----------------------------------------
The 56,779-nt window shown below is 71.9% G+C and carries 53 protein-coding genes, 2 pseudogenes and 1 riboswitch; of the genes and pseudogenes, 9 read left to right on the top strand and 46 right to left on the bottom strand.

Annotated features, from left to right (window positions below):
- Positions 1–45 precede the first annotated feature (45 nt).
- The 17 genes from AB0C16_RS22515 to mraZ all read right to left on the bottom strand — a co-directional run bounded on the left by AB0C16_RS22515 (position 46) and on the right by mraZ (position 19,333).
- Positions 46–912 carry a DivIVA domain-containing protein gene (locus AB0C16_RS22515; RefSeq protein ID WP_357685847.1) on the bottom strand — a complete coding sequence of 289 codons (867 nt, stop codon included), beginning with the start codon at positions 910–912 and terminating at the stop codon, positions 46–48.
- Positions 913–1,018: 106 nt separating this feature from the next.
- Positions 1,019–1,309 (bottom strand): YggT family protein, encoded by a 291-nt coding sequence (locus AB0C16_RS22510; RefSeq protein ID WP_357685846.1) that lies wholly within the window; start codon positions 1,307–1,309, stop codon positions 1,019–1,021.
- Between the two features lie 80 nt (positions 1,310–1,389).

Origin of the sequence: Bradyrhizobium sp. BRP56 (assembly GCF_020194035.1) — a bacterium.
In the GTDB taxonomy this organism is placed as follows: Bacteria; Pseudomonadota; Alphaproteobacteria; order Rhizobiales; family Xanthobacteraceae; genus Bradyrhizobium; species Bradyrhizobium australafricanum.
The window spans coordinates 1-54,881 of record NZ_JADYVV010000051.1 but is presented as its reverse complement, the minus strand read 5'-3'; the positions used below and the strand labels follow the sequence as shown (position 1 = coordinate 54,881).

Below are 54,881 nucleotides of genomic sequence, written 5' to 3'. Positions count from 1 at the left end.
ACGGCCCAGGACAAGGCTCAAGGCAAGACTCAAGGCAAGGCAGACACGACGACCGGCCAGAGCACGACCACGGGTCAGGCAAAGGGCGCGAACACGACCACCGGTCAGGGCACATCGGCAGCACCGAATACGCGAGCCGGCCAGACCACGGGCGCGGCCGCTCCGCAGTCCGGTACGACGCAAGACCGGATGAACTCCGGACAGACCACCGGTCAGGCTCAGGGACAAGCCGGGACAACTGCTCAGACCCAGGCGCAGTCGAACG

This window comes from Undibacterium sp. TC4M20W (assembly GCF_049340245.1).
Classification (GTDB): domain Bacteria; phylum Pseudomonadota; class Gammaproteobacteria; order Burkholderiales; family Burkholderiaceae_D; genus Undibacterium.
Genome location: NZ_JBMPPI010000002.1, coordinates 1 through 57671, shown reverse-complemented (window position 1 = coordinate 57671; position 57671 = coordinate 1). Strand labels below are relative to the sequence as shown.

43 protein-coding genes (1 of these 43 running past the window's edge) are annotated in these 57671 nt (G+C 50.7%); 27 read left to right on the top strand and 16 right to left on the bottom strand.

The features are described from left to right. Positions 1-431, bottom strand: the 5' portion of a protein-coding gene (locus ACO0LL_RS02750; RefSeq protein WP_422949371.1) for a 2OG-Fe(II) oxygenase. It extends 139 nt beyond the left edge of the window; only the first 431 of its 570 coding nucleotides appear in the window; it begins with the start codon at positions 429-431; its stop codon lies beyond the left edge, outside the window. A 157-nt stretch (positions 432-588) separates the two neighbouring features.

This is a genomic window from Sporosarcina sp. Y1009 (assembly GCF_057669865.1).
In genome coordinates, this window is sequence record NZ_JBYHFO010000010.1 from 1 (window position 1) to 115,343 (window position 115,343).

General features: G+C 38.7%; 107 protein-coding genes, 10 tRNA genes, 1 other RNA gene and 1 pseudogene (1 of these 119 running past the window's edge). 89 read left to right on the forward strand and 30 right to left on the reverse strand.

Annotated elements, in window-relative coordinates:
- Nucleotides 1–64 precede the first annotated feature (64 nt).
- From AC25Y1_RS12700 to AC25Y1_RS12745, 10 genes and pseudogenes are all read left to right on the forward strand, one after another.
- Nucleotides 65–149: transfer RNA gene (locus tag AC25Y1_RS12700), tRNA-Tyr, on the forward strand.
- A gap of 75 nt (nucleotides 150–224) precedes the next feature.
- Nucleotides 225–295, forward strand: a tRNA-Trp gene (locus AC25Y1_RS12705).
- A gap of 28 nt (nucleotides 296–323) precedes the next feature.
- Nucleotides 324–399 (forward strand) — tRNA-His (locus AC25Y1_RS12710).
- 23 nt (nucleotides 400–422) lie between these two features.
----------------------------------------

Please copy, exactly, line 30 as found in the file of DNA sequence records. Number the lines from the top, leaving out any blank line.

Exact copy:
- 23 nt (nucleotides 400–422) lie between these two features.